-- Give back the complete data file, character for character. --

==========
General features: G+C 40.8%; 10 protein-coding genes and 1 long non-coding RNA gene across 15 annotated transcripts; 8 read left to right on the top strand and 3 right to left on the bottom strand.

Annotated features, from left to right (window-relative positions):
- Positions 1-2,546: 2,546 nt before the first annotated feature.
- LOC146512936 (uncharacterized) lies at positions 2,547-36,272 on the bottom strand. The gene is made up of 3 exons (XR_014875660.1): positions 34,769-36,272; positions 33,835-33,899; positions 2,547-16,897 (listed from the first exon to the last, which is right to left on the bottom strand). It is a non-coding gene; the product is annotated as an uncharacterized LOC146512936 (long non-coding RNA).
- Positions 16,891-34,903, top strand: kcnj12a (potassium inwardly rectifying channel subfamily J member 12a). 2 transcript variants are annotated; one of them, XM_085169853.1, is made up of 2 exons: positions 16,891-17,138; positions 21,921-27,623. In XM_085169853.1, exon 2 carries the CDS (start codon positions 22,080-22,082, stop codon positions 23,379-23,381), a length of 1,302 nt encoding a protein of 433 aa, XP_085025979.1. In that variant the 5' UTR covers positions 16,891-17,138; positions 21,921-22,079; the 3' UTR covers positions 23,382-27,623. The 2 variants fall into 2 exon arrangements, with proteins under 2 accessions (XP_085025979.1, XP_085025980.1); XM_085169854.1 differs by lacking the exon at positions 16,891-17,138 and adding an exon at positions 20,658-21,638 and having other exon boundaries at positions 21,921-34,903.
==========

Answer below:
General features: G+C 40.8%; 10 protein-coding genes and 1 long non-coding RNA gene across 15 annotated transcripts; 8 read left to right on the top strand and 3 right to left on the bottom strand.

Annotated features, from left to right (window-relative positions):
- Positions 1-2,546: 2,546 nt before the first annotated feature.
- LOC146512936 (uncharacterized) lies at positions 2,547-36,272 on the bottom strand. The gene is made up of 3 exons (XR_014875660.1): positions 34,769-36,272; positions 33,835-33,899; positions 2,547-16,897 (listed from the first exon to the last, which is right to left on the bottom strand). It is a non-coding gene; the product is annotated as an uncharacterized LOC146512936 (long non-coding RNA).
- Positions 16,891-34,903, top strand: kcnj12a (potassium inwardly rectifying channel subfamily J member 12a). 2 transcript variants are annotated; one of them, XM_085169853.1, is made up of 2 exons: positions 16,891-17,138; positions 21,921-27,623. In XM_085169853.1, exon 2 carries the CDS (start codon positions 22,080-22,082, stop codon positions 23,379-23,381), a length of 1,302 nt encoding a protein of 433 aa, XP_085025979.1. In that variant the 5' UTR covers positions 16,891-17,138; positions 21,921-22,079; the 3' UTR covers positions 23,382-27,623. The 2 variants fall into 2 exon arrangements, with proteins under 2 accessions (XP_085025979.1, XP_085025980.1); XM_085169854.1 differs by lacking the exon at positions 16,891-17,138 and adding an exon at positions 20,658-21,638 and having other exon boundaries at positions 21,921-34,903.